6. The result of the function call is a resource class object. The resource object will now have the functions ( get() , query() , save() , remove(), delete() ) which can be invoked.

Step 4) We can now use the methods which were returned in the above step( which are the get() , query() , save() , remove(), delete() ) in our controller.

In the below code snippet , we are using the get() function as an example

Let's look at the code which can make use of the get() function.

angular.module('DemoApp.controllers',[]);
angular.module('DemoApp.controllers').controller('DemoController',function($scope, MyFunction) {
  var obj = MyFunction.get({ 1: $scope.id }, function() {
    console.log(obj);
  }); 

In the above step,

  • The get() function in the above snippet issues a GET request to / example /Event/:1.
  • The parameter:1 in the URL is replaced with $scope.id.
  • The function get() will return an empty object which is populated automatically when the actual data comes from the server.
  • The second argument to get() is a callback which is executed when the data arrives from the server. The possible output of the entire code would be a JSON object which would return the list of Events exposed from the "example" website.

    An example of what can be returned is shown below

    {
    { 'EventName' : 'Angular , 'EventDescription' : 'Angular Basics'},
    { 'EventName' : 'Node , 'EventDescription' : 'Node Basics'},
    { 'EventName' : 'Programming in C++ , 'EventDescription' : 'C++ Basics'}
    
    }

Low-level server interactions with $http

The $http is another Angular JS service which is used to read data from remote servers. The most popular form of data which is read from servers is data in the JSON format.

Let's assume, that we have a PHP page ( http://example/angular/getTopics.PHP ) that returns the following JSON data

"Topics": [
  {
    "Name" : "Controllers",
    "Description" : "Controllers in action"
  },
  {
    "Name" : "Models",
    "Description" : "Binding data using Models"
  },
  {
    "Name" : "Directives",
    "Description" : "Using directives in Angular"
  }
]

Let's look at the AngularJS code using $http, which can be used to get the above data from the server

<script>
var app = angular.module('myApp', []);
app.controller('AngularCtrl', function($scope, $http) {
    $http.get("http://example/angular/getTopics.PHP")
    .then(function(response) 
{
$scope.names = response.data.records;});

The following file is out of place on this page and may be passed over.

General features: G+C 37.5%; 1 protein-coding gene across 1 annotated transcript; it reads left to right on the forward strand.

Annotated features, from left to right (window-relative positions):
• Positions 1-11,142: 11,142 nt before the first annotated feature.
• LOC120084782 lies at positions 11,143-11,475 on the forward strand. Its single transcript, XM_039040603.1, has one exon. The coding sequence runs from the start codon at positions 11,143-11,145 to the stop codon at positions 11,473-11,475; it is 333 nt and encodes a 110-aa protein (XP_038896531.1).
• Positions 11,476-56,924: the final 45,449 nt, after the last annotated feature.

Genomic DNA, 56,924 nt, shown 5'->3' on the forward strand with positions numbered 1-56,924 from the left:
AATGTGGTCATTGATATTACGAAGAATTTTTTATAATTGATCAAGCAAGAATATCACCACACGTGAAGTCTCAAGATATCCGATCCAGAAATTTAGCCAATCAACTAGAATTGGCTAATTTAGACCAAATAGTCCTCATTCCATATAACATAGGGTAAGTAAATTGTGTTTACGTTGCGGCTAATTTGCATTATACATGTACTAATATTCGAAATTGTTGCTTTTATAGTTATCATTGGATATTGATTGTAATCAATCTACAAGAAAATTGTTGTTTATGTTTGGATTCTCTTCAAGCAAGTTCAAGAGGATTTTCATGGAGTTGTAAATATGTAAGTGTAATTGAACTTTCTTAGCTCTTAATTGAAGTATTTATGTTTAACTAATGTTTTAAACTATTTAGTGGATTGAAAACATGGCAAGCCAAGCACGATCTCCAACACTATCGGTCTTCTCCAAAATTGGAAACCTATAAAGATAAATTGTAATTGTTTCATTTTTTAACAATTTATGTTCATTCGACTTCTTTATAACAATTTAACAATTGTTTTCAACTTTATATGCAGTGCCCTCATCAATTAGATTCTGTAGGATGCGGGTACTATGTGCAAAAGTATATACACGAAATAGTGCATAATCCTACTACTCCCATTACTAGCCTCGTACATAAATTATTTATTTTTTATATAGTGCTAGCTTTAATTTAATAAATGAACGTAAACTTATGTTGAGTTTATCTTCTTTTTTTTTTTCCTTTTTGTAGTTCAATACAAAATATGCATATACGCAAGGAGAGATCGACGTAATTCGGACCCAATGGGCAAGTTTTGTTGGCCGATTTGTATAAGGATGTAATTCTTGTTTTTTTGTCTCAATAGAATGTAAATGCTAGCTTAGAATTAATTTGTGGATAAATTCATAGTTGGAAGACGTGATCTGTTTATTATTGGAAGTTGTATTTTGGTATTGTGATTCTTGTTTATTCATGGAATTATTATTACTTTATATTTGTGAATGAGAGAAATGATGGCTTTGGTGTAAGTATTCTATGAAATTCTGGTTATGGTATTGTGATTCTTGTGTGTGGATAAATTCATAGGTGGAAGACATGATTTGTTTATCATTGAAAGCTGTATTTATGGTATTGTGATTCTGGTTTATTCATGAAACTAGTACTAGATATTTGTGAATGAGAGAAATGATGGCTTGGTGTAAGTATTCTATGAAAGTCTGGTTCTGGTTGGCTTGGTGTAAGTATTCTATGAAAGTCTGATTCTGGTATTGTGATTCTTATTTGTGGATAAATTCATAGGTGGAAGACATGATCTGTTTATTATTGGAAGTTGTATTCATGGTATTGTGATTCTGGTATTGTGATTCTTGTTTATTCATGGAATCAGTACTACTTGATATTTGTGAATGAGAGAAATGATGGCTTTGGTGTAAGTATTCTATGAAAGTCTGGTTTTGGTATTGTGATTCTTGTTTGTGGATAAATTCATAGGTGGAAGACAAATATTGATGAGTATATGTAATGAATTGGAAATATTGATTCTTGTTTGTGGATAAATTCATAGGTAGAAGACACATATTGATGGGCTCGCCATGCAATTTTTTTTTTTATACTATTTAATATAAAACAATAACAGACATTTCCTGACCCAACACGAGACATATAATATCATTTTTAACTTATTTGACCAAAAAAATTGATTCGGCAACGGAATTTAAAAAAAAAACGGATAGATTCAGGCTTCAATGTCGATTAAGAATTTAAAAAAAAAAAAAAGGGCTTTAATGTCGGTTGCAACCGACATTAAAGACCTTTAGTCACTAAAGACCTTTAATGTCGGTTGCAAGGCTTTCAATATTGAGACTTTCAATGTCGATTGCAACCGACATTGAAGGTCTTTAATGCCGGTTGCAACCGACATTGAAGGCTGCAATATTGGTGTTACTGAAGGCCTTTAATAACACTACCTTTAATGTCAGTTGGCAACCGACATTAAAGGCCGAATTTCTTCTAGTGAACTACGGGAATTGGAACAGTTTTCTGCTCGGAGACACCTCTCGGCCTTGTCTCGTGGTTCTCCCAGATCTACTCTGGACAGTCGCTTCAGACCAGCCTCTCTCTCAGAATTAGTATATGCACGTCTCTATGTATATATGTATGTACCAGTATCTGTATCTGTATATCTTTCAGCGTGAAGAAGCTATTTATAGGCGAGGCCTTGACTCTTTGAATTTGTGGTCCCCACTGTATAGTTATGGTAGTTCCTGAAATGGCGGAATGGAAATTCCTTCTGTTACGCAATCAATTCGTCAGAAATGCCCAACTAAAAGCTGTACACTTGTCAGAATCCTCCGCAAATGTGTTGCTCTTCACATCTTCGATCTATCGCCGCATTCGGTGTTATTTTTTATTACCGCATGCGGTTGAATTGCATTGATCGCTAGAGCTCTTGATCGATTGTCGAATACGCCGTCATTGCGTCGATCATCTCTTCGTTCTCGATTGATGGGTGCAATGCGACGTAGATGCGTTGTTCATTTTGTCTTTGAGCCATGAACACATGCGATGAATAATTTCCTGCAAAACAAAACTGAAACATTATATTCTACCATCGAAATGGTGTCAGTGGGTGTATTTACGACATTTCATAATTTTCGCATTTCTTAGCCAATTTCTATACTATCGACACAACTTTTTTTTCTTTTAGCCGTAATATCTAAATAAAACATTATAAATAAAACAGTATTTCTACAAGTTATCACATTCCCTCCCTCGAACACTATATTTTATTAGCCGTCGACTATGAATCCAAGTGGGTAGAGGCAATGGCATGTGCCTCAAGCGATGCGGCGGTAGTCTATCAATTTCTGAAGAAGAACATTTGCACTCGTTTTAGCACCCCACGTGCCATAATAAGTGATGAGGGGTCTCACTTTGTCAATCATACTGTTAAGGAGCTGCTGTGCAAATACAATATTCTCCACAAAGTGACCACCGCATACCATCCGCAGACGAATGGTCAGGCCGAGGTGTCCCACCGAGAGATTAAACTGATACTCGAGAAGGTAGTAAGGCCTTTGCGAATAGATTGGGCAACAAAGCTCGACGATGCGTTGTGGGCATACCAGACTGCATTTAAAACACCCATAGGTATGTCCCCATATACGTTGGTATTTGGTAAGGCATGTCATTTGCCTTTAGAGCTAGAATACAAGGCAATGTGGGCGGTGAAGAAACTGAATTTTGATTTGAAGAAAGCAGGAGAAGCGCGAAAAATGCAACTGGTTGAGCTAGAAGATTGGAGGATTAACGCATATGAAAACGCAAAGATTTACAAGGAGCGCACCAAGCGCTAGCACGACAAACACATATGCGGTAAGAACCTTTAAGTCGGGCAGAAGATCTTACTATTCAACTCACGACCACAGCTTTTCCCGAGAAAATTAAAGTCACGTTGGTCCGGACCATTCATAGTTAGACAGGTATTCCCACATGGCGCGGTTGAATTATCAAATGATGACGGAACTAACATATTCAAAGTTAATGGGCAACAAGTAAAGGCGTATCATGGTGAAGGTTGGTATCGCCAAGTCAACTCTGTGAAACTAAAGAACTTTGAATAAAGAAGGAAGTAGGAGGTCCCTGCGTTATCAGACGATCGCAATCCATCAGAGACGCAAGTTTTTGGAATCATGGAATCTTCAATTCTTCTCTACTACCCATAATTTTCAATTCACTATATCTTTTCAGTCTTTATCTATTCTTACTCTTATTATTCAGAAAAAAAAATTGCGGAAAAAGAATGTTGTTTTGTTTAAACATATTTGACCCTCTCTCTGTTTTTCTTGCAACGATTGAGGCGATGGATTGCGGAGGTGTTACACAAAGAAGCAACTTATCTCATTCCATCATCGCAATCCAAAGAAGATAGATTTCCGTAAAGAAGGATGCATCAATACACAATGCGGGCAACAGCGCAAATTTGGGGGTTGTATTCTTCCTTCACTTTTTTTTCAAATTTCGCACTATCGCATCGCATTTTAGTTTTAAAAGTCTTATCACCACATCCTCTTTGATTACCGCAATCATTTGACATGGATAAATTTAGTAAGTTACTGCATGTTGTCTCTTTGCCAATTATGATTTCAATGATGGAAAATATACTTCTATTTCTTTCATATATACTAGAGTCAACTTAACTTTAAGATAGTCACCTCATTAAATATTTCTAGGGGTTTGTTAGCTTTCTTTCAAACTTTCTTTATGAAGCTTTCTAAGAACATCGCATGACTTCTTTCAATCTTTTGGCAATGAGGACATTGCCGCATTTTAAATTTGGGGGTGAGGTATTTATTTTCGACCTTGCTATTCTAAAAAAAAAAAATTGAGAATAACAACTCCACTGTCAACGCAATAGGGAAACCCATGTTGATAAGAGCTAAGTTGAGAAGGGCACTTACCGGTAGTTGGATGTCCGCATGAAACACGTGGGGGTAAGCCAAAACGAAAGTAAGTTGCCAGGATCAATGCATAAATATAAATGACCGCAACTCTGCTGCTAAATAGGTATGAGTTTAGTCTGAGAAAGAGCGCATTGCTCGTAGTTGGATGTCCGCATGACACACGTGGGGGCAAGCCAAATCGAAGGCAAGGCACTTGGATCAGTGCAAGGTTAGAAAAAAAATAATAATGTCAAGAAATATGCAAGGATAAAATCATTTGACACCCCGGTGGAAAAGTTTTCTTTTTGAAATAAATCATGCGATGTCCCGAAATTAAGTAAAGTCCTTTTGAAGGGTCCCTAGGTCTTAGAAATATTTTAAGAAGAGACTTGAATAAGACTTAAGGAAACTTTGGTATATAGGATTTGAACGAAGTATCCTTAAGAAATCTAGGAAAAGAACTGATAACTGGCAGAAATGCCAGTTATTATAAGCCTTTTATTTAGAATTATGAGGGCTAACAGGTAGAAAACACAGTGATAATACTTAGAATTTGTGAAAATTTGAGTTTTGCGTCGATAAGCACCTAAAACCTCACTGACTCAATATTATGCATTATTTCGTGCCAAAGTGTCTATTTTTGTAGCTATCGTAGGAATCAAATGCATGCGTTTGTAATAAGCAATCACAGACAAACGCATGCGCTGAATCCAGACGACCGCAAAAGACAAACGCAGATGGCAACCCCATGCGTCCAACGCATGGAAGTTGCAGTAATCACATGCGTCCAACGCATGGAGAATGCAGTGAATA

});
</script>

In the above example

  1. We are adding the $http service to our Controller function, so that we can use the "get" function of the $http service.
  2. We are now using the get function from the HTTP service to get the JSON objects from the URL http://example /angular/getTopics.PHP
  3. Based on the 'response' object, we are creating a callback function which will return the data records and subsequently we are storing them in the $scope object.
  4. We can then use the $scope.names variable from the controller and use it in our view to display the JSON objects accordingly.

Fetching data from server running SQL and MySQL

Angular can also be used to fetch data from a server running MySQL or SQL.

The idea is that if you have a PHP page connecting to a MySQL database or an Asp.Net page connecting to an MS SQL server database then you need to ensure both the PHP and ASP.Net page renders the data in JSON format.

Let's assume, we have a PHP site (http://example /angular/getTopics.PHP) serving data from either a MySQL or SQL database.

Step 1) The first step is to ensure that the PHP page takes the data from a MySQL database and serves the data in JSON format.

Step 2) Write the similar code shown above to use the $http service to get the JSON data.

Let's look at the AngularJS code using $http which can be used to get the above data from the server

<script>
var app = angular.module('myApp', []);
app.controller('AngularCtrl', function($scope, $http) {
    $http.get("http://example /angular/getTopics.PHP")
    .then(function(response) 
{
	$scope.topics = response.data.records;});
});
</script>

Step 3) Render the data in your view using the ng-repeat directive.

Below we are using the ng-repeat directive to go through each of the key-value pairs in the JSON objects returned by the "get" method of the $http service.

For each JSON object , we are displaying the key which is "Name" and the value is "Description".

<div ng-app="myApp" ng-controller="AngularCtrl"> 
<table>
  <tr ng-repeat="x in topics">
    <td>{{ x.Name }}</td>
    <td>{{ x.Description }}</td>
  </tr>
</table>
</div>

Summary:

  • We have had a look at what a RESTFUL architecture is, which is nothing but a functionality exposed by web applications based on the normal HTTP verbs of GET, POST, PUT and DELETE.
  • The $resource object is used with Angular to interact with the RESTFUL web applications at a high level which means that we only invoke the functionality exposed by the web application but don't really bother of how the functionality is implemented.
  • We also looked at the $http service which can be used to get data from a web application. This is possible because the $http service has the ability to work with web applications at a more detailed level.
  • Because of the power of the $http service, this can be used to get data from a MySQL or MS SQL Server via a PHP application. The data can then be rendered in a table using the ng-repeat directive.